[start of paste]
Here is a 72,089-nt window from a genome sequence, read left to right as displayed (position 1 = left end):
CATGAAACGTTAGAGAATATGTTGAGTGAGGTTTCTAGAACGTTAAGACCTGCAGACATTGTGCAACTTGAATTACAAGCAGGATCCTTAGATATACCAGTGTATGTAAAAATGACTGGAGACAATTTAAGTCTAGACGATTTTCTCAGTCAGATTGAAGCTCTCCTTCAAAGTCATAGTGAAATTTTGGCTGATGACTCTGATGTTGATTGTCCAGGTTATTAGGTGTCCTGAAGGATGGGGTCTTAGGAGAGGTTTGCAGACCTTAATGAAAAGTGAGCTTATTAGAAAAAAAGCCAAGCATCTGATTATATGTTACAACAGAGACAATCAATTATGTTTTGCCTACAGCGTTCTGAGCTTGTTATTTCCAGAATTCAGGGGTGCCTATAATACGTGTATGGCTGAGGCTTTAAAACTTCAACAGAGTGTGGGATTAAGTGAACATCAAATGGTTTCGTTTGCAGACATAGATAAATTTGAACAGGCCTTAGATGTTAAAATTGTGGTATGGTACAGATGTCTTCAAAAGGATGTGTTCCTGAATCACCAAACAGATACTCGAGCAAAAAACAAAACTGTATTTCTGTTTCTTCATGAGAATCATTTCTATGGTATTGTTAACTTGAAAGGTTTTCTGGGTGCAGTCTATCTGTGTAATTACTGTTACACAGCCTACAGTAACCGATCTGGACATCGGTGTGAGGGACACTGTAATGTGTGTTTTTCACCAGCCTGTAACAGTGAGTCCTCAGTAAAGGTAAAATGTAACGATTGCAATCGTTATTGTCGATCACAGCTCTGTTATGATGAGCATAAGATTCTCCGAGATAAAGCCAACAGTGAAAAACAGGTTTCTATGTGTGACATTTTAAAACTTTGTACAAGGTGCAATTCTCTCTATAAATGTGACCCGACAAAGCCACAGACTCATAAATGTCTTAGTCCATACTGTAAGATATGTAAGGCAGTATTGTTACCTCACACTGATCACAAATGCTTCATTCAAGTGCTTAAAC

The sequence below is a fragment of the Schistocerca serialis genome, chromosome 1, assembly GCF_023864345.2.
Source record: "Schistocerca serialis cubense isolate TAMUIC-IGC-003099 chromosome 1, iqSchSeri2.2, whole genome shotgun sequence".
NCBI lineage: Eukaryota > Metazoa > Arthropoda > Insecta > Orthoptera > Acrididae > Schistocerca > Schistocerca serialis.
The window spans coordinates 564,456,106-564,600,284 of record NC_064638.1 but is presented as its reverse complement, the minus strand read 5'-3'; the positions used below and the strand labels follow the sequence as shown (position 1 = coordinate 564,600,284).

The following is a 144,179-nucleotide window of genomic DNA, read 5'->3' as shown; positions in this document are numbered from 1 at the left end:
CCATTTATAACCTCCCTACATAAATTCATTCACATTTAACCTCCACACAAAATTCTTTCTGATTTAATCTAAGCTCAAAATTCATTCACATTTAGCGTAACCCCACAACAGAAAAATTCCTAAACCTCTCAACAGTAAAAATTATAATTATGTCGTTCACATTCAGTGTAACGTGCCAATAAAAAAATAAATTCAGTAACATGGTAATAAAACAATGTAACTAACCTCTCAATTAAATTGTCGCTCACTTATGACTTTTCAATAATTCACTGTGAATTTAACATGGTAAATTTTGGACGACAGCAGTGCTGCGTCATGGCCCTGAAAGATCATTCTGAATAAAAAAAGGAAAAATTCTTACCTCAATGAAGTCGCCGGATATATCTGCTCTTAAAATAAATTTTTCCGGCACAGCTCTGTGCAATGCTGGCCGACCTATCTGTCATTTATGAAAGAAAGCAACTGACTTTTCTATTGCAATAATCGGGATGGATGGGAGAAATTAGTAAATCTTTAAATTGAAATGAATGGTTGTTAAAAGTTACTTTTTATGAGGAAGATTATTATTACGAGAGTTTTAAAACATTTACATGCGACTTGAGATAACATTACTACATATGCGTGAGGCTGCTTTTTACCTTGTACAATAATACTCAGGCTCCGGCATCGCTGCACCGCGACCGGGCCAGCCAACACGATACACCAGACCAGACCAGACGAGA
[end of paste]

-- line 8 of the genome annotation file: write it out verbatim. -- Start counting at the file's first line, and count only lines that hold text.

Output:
CCATTTATAACCTCCCTACATAAATTCATTCACATTTAACCTCCACACAAAATTCTTTCTGATTTAATCTAAGCTCAAAATTCATTCACATTTAGCGTAACCCCACAACAGAAAAATTCCTAAACCTCTCAACAGTAAAAATTATAATTATGTCGTTCACATTCAGTGTAACGTGCCAATAAAAAAATAAATTCAGTAACATGGTAATAAAACAATGTAACTAACCTCTCAATTAAATTGTCGCTCACTTATGACTTTTCAATAATTCACTGTGAATTTAACATGGTAAATTTTGGACGACAGCAGTGCTGCGTCATGGCCCTGAAAGATCATTCTGAATAAAAAAAGGAAAAATTCTTACCTCAATGAAGTCGCCGGATATATCTGCTCTTAAAATAAATTTTTCCGGCACAGCTCTGTGCAATGCTGGCCGACCTATCTGTCATTTATGAAAGAAAGCAACTGACTTTTCTATTGCAATAATCGGGATGGATGGGAGAAATTAGTAAATCTTTAAATTGAAATGAATGGTTGTTAAAAGTTACTTTTTATGAGGAAGATTATTATTACGAGAGTTTTAAAACATTTACATGCGACTTGAGATAACATTACTACATATGCGTGAGGCTGCTTTTTACCTTGTACAATAATACTCAGGCTCCGGCATCGCTGCACCGCGACCGGGCCAGCCAACACGATACACCAGACCAGACCAGACGAGA